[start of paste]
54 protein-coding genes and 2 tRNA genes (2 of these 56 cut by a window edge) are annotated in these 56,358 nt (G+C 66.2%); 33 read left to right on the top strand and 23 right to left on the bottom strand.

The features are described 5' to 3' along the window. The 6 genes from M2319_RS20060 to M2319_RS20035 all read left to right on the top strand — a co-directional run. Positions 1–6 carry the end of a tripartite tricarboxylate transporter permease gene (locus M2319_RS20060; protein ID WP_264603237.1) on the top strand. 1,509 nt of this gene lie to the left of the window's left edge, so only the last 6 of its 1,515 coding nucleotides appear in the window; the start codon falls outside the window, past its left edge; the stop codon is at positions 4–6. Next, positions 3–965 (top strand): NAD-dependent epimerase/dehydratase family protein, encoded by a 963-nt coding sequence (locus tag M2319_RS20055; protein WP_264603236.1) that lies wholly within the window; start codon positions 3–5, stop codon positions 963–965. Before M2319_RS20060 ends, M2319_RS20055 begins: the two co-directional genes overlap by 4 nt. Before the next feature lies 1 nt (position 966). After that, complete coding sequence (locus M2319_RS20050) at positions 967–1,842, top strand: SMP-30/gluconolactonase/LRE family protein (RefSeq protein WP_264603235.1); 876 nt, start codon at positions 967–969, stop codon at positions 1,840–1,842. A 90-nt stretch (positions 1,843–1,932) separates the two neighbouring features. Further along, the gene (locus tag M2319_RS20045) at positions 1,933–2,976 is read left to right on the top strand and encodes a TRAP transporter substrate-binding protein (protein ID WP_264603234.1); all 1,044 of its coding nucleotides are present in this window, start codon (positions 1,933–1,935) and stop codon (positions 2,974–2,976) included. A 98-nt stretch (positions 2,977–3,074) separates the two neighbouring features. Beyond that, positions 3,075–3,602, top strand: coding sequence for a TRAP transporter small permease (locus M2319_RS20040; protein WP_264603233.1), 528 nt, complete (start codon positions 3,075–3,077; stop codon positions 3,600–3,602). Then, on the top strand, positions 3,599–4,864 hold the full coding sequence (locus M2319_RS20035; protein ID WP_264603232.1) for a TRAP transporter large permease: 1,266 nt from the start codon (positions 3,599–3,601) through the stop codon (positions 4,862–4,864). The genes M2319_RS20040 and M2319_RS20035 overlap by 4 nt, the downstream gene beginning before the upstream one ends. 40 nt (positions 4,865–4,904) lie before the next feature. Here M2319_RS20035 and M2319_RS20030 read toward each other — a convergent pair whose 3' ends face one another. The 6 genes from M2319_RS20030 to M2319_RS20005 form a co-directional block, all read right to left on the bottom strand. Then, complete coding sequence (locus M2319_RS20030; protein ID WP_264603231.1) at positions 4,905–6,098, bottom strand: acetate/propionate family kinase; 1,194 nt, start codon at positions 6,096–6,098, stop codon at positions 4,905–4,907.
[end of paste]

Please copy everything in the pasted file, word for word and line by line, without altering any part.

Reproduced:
54 protein-coding genes and 2 tRNA genes (2 of these 56 cut by a window edge) are annotated in these 56,358 nt (G+C 66.2%); 33 read left to right on the top strand and 23 right to left on the bottom strand.

The features are described 5' to 3' along the window. The 6 genes from M2319_RS20060 to M2319_RS20035 all read left to right on the top strand — a co-directional run. Positions 1–6 carry the end of a tripartite tricarboxylate transporter permease gene (locus M2319_RS20060; protein ID WP_264603237.1) on the top strand. 1,509 nt of this gene lie to the left of the window's left edge, so only the last 6 of its 1,515 coding nucleotides appear in the window; the start codon falls outside the window, past its left edge; the stop codon is at positions 4–6. Next, positions 3–965 (top strand): NAD-dependent epimerase/dehydratase family protein, encoded by a 963-nt coding sequence (locus tag M2319_RS20055; protein WP_264603236.1) that lies wholly within the window; start codon positions 3–5, stop codon positions 963–965. Before M2319_RS20060 ends, M2319_RS20055 begins: the two co-directional genes overlap by 4 nt. Before the next feature lies 1 nt (position 966). After that, complete coding sequence (locus M2319_RS20050) at positions 967–1,842, top strand: SMP-30/gluconolactonase/LRE family protein (RefSeq protein WP_264603235.1); 876 nt, start codon at positions 967–969, stop codon at positions 1,840–1,842. A 90-nt stretch (positions 1,843–1,932) separates the two neighbouring features. Further along, the gene (locus tag M2319_RS20045) at positions 1,933–2,976 is read left to right on the top strand and encodes a TRAP transporter substrate-binding protein (protein ID WP_264603234.1); all 1,044 of its coding nucleotides are present in this window, start codon (positions 1,933–1,935) and stop codon (positions 2,974–2,976) included. A 98-nt stretch (positions 2,977–3,074) separates the two neighbouring features. Beyond that, positions 3,075–3,602, top strand: coding sequence for a TRAP transporter small permease (locus M2319_RS20040; protein WP_264603233.1), 528 nt, complete (start codon positions 3,075–3,077; stop codon positions 3,600–3,602). Then, on the top strand, positions 3,599–4,864 hold the full coding sequence (locus M2319_RS20035; protein ID WP_264603232.1) for a TRAP transporter large permease: 1,266 nt from the start codon (positions 3,599–3,601) through the stop codon (positions 4,862–4,864). The genes M2319_RS20040 and M2319_RS20035 overlap by 4 nt, the downstream gene beginning before the upstream one ends. 40 nt (positions 4,865–4,904) lie before the next feature. Here M2319_RS20035 and M2319_RS20030 read toward each other — a convergent pair whose 3' ends face one another. The 6 genes from M2319_RS20030 to M2319_RS20005 form a co-directional block, all read right to left on the bottom strand. Then, complete coding sequence (locus M2319_RS20030; protein ID WP_264603231.1) at positions 4,905–6,098, bottom strand: acetate/propionate family kinase; 1,194 nt, start codon at positions 6,096–6,098, stop codon at positions 4,905–4,907.